If you do need to travel during the daytime, improvise some sort of an umbrella-like device, and if you do happen to find some water, even if it’s not drinkable, you can use it to cool yourself down and soak your clothes in. It’s amazing how much just a wet cloth around your neck can help to prevent you from overheating.

Stay Hydrated: we can survive for a week, perhaps more, without food but not without water. At best, you may be able to survive for several days. Your highest priority should be to always find a water source and a way to purify it. If you cannot find an immediate source of freshwater, conserve what you’ve got and reduced your need for water by resting in the shade when it’s hot, as well as breathing through your nose, rather than your mouth. You will lose a lot less moisture by doing so. It’s also a smart idea to only use your limited water supply for drinking instead of washing yourself or anything else. You must always be careful to stay hydrated so that your body will continue to function, albeit on a much more reduced level. If you don’t have enough to drink, you can become disoriented, even delusional. Not a good “state of mind” to be in when you are going to have to make risky, possibly even life-threatening decisions.

Don’t Take Unnecessary Risks: we’ve all seen those “reality” shows where the host and the participants are out in the wilderness, supposedly risking all against the elements. Keep in mind that you are watching a television program and that the people you’re watching are not alone: they have a full production staff all around them, so, in the event of serious illness or injury, there is someone there able to step right in and save them. You will not have that option, so, even if it may take you twice as long to do something or get somewhere, take your time and don’t take any unnecessary chances. Out in the wild, a sprained ankle can have as devastating results as a broken ankle would. Rather than jumping over something in your way, walk around it. Better to be safe, than sorry.

Stay Put: your main objective in surviving your ordeal is to be found. If you’re in a situation where you know people will be looking for you because you haven’t checked in with them, the most important thing for you to do is to stay exactly where you are. If you’ve let someone know your intended route and timeline, they, and any search and rescue teams should be able to approximate where you are. Set up a campsite and light a fire, not just for warmth, but as a signal as well. If you didn’t have the foresight to let someone know where you were heading, then you will need to rely on yourself to get out on your own. Use your common sense now, and make sure to mark your trail as you go along, with a note if possible; this will make it much easier for someone who might happen along your path to find you and help you to get back to safety.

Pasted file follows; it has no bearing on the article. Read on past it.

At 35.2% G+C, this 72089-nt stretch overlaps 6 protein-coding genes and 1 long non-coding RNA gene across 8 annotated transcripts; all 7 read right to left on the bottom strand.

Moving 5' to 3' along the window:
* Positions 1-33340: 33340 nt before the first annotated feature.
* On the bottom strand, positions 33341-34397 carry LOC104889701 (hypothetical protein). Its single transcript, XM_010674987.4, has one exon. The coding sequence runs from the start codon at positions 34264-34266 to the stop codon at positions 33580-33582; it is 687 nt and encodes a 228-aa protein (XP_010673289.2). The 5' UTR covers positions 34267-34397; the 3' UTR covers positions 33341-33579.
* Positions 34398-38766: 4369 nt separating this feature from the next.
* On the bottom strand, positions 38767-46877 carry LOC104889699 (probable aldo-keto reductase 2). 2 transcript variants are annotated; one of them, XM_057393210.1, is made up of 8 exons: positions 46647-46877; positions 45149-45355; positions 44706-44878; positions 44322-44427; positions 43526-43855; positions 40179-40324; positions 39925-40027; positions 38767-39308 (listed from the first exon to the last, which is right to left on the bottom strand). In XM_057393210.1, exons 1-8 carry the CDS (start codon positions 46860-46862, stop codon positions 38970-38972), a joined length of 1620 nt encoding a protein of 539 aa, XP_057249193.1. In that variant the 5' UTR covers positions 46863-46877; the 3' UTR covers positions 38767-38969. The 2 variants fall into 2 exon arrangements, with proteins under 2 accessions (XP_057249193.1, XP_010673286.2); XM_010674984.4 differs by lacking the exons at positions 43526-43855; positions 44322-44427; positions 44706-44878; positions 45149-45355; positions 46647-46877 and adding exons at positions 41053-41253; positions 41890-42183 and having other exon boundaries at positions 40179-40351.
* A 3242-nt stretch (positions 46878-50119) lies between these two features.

Find Food: you can do without food for a while, but eventually, you will need to find something to eat. Eating will help provide the “fuel” you will need to be able to continue to stay warm and to continue to travel. It is at a much lower priority level than finding water and/or shelter, but if you are in a situation where you are lost for more than a couple of days, this will eventually become an issue you will need to address. Unlike water, you can ration your food to an extreme, if necessary. You can actually survive without food for several weeks, but just as dehydration affects your body, so does hunger.

Finding edible food will depend greatly on your environment. If you’re in the desert, you’re a bit more limited, of course, but the food is there if you need it and know where to find it. There are many succulent plants you can use as a source for both food and moisture, although contrary to what you may have been told, cactus is not a good source for either food or liquid: its moisture is much too acidic. There are also many birds and snakes that can provide you with meat or even eggs if you’re lucky enough to find them, but be careful with the snakes; knowing which ones are poisonous is a very good thing.

If you’re in the woods, you have even more sources of food all around you. If you’re near water, you can fish or even trap some of the smaller animals, like rabbits or squirrels. You are also surrounded by all types of plants and trees. Many of these have edible leaves, berries, or even bark you can use. The trick here is to know what you can or cannot eat. Even though it may look inviting, there are many poisonous plants you need to know how to identify and to avoid at all costs!

If you want to increase your chances for survival, you need to develop and hone your survival skills. It’s not just about finding your way back to civilization: it’s also knowing what you need to do when confronted with natural disasters, like an earthquake or avalanche, or being in a dangerous location, like the jungle or desert.

It also involves knowing how to find what you will need to survive, like knowing how to light a fire without matches. Learn (beforehand, if possible ) how to find and identify things you can eat and drink in the precarious environment you suddenly find yourself in. If you left something you need back home, what can you use in its place? Most of us may take it for granted or even overlook it as such, but knowing how to swim is one of the first survival skills most of us are taught, and usually at a very young age.